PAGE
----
Prior to that trip, Chisolm had taken a phone call from Robinson at Super Saver. “I tried to reach out to my mom one more time,” she says. “I said, ‘Hey, mom. I just want to tell you that I’m going to New York to be a star.’ What’d I say that for? Of course, she cursed me out and told me, ‘They’re going to make prostitutes and whores out of you.'”
They all got on an airplane for the first time and met Robinson in New Jersey to record “Funk You Up.” New York and New Jersey didn’t eat them alive, but the culture shock was palpable. On the first night, Robinson gave them each $100 to get something to eat. “To an 18-year-old kid, we was like, ‘$100 to get something to eat?!’ You know, so we went to McDonald’s,” says Cook with a laugh. “We getting McDonald’s and giving them a $100 bill. I remember them looking at us like we were crazy.”
“You know, when we got up there, they took us in the office,” says Chisolm,” and [Sugar Hill co-founder Joe Robinson] did the daddy talk to us, told us about the drugs, that the boys up North were different than the boys from down South. He asked us do we need to go see a doctor, and I was like, ‘Oh, no. I don’t need to see a doctor.’ I was a virgin until I was 21. I didn’t know anything about sex. My mom wouldn’t let me out of the house!
“Let me tell you how dumb we were,” Chisolm continues. “Sylvia said, ‘The guys just went to Europe. If you woulda got here a day early, you could’ve went with them to Europe.’ So, Angie said, ‘Can we catch the bus?’ And she said, ‘Oh, baby, the bus don’t go to Europe.'”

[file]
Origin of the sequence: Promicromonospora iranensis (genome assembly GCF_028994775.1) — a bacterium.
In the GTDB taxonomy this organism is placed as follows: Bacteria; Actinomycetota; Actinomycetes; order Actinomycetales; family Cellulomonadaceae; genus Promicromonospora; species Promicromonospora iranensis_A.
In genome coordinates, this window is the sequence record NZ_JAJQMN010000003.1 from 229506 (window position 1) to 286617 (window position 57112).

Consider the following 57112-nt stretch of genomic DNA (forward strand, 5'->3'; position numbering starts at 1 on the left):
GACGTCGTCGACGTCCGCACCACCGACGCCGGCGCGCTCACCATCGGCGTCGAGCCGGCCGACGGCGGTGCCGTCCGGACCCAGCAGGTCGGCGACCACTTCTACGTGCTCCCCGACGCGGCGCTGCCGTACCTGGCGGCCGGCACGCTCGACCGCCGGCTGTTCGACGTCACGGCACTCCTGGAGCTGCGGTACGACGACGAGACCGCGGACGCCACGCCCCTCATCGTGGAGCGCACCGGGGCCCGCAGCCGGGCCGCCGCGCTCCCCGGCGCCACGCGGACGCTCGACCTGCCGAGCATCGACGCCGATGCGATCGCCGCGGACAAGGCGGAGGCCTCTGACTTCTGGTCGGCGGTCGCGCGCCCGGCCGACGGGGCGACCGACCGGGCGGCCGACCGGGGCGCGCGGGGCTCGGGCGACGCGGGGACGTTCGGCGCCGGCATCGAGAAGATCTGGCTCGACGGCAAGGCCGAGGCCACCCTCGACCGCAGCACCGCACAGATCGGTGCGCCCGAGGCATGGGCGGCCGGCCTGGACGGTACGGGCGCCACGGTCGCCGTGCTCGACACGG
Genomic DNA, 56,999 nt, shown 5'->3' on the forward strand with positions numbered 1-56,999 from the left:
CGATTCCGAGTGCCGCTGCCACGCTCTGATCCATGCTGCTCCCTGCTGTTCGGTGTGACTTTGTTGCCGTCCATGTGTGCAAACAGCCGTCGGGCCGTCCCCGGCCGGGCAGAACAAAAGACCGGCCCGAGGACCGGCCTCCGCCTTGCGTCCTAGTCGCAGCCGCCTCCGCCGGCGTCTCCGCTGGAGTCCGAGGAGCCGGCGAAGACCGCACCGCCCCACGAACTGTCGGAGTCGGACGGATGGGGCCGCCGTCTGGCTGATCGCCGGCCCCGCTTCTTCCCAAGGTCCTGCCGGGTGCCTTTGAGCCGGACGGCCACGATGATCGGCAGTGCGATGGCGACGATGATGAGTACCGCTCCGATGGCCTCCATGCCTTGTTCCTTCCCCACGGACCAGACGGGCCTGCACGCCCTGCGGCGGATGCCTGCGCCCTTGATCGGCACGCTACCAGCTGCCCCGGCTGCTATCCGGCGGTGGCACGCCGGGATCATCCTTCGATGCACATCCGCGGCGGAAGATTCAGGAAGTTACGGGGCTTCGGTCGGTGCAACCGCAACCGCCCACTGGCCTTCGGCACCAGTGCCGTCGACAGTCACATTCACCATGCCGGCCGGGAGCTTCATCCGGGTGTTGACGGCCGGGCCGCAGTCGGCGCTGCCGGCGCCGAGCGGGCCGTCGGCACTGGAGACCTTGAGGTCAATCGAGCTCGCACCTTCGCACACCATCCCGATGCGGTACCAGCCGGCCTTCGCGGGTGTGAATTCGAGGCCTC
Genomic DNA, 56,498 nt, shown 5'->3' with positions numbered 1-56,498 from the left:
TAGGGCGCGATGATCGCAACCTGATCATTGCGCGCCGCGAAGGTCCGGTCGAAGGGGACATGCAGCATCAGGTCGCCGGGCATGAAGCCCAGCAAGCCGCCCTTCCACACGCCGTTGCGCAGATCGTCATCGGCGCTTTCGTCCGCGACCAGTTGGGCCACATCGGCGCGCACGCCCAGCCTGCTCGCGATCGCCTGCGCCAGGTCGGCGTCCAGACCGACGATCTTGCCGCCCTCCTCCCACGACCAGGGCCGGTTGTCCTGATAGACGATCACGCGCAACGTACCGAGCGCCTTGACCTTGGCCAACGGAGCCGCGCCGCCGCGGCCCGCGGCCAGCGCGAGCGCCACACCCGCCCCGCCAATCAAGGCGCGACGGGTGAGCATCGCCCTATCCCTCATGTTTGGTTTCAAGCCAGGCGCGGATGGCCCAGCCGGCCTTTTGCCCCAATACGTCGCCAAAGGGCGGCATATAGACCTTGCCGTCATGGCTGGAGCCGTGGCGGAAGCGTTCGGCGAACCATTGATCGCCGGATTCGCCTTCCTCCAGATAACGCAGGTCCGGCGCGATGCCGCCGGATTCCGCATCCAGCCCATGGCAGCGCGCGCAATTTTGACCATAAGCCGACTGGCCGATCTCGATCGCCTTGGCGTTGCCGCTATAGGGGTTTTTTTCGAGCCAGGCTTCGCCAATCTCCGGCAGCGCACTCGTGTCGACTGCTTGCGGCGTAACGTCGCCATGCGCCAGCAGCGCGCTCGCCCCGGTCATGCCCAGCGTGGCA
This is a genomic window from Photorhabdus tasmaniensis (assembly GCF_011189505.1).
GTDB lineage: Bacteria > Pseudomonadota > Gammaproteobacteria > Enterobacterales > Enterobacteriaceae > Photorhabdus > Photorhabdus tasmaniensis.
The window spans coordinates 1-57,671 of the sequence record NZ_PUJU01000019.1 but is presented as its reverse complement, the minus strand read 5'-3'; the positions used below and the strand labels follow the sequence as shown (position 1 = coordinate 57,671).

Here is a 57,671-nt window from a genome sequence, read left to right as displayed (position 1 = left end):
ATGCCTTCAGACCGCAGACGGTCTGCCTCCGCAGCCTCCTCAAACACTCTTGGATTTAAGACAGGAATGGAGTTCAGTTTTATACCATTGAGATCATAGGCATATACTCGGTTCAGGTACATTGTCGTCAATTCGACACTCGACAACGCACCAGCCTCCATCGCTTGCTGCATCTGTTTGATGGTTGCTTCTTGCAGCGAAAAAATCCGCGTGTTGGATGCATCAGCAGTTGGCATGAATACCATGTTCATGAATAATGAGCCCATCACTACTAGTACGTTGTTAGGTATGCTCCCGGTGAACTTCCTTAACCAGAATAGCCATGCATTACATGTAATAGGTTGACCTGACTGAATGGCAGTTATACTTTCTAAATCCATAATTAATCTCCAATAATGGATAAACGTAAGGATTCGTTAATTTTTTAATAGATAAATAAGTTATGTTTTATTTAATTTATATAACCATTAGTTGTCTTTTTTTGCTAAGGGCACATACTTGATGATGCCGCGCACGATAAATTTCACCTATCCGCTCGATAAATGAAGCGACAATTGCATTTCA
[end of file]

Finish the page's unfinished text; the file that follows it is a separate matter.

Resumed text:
Chisolm put on a hard, libidinous persona on “Funk You Up,” spitting lines like, “I get more sex than a cat chase mice,” but in reality, when her boyfriend Reese attempted to go all the way, she had to call Cook on the phone for advice – and then fainted. The group recorded the song in one
“Joe and Sylvia had a cutter, They could cut records at the studio,” says Wimbish. “Let me tell you something, [the band] lived in Connecticut. We could cut a song at Sugar Hill during the week. And on Friday we go home, I could hear the shit on WBLS driving back to Connecticut. That’s how quick the records got out.”
Robinson sent some test presses out to radio, and by the end of their trip, says Cook, they were on the legendary station WBLS doing an interview with iconic New York DJ Frankie Crocker.
“We didn’t know him from the man on the moon,” says Cook. “We had no idea we were being interviewed by a legend. … But he was very nice to us.”
They flew back home. In November, less than one month after their fateful meeting with Robinson at the Township Auditorium, the Sequence were hearing themselves on the radio. In December, Robinson would call again and ask them to meet the Sugarhill Gang in North Carolina – she wanted them to hit the road. At this point, Cook was attending Benedict College, Chisolm had dreams of joining the Army and becoming a drill sergeant, and Stone was a high school senior with four scholarships on the table.
“I’m like, ‘My mama ain’t gonna let me go nowhere!'” says Stone. “Blondy was like, ‘Lord, I know my mom ain’t gonna let me go nowhere.’ But at this point the record was a hit. I was there crying like a big baby: ‘I’m not gonna get this chance ever again in my life. Please!’ My dad said, ‘Girl, you can cry, you ain’t going nowhere.’ My mom and dad said, ‘They ain’t gonna do nothing but take you up there and make prostitutes outcha!’ In their world, Sylvia Robinson and them were Northern people and their sense of nurturing wasn’t on the level of a Southerner. So our moms was thinking the worst.”
Eventually Stone was able to convince her parents to let her go. “Look,” she says. “I took $500 home, and that shut the game down, OK?”